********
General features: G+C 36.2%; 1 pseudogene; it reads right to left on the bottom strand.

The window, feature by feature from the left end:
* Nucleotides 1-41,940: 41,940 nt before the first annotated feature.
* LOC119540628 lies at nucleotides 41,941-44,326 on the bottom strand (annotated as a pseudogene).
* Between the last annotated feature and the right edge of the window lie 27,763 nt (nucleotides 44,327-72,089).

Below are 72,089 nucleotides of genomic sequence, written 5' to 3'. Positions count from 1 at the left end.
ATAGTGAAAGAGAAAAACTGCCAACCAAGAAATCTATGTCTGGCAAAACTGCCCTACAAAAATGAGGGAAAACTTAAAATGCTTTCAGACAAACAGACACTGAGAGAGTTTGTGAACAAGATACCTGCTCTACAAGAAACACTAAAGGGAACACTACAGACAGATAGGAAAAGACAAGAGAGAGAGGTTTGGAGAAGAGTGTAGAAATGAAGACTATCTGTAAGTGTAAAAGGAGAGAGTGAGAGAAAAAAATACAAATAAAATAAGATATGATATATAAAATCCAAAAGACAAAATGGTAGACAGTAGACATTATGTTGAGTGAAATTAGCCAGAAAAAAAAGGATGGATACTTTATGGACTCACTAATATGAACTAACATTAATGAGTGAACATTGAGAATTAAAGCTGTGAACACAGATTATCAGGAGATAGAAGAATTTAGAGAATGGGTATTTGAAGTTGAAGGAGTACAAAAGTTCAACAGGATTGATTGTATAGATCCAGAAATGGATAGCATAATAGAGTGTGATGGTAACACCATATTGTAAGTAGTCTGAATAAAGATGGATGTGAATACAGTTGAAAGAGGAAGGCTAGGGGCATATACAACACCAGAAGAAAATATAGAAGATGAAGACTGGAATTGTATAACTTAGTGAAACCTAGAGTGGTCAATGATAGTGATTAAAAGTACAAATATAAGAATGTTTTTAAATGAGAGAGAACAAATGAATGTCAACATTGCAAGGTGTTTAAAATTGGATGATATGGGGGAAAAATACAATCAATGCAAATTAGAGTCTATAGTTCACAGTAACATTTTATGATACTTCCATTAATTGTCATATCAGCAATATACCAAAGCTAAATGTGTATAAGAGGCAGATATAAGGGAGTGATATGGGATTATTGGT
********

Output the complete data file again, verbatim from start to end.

General features: G+C 36.2%; 1 pseudogene; it reads right to left on the bottom strand.

The window, feature by feature from the left end:
* Nucleotides 1-41,940: 41,940 nt before the first annotated feature.
* LOC119540628 lies at nucleotides 41,941-44,326 on the bottom strand (annotated as a pseudogene).
* Between the last annotated feature and the right edge of the window lie 27,763 nt (nucleotides 44,327-72,089).

Below are 72,089 nucleotides of genomic sequence, written 5' to 3'. Positions count from 1 at the left end.
ATAGTGAAAGAGAAAAACTGCCAACCAAGAAATCTATGTCTGGCAAAACTGCCCTACAAAAATGAGGGAAAACTTAAAATGCTTTCAGACAAACAGACACTGAGAGAGTTTGTGAACAAGATACCTGCTCTACAAGAAACACTAAAGGGAACACTACAGACAGATAGGAAAAGACAAGAGAGAGAGGTTTGGAGAAGAGTGTAGAAATGAAGACTATCTGTAAGTGTAAAAGGAGAGAGTGAGAGAAAAAAATACAAATAAAATAAGATATGATATATAAAATCCAAAAGACAAAATGGTAGACAGTAGACATTATGTTGAGTGAAATTAGCCAGAAAAAAAAGGATGGATACTTTATGGACTCACTAATATGAACTAACATTAATGAGTGAACATTGAGAATTAAAGCTGTGAACACAGATTATCAGGAGATAGAAGAATTTAGAGAATGGGTATTTGAAGTTGAAGGAGTACAAAAGTTCAACAGGATTGATTGTATAGATCCAGAAATGGATAGCATAATAGAGTGTGATGGTAACACCATATTGTAAGTAGTCTGAATAAAGATGGATGTGAATACAGTTGAAAGAGGAAGGCTAGGGGCATATACAACACCAGAAGAAAATATAGAAGATGAAGACTGGAATTGTATAACTTAGTGAAACCTAGAGTGGTCAATGATAGTGATTAAAAGTACAAATATAAGAATGTTTTTAAATGAGAGAGAACAAATGAATGTCAACATTGCAAGGTGTTTAAAATTGGATGATATGGGGGAAAAATACAATCAATGCAAATTAGAGTCTATAGTTCACAGTAACATTTTATGATACTTCCATTAATTGTCATATCAGCAATATACCAAAGCTAAATGTGTATAAGAGGCAGATATAAGGGAGTGATATGGGATTATTGGT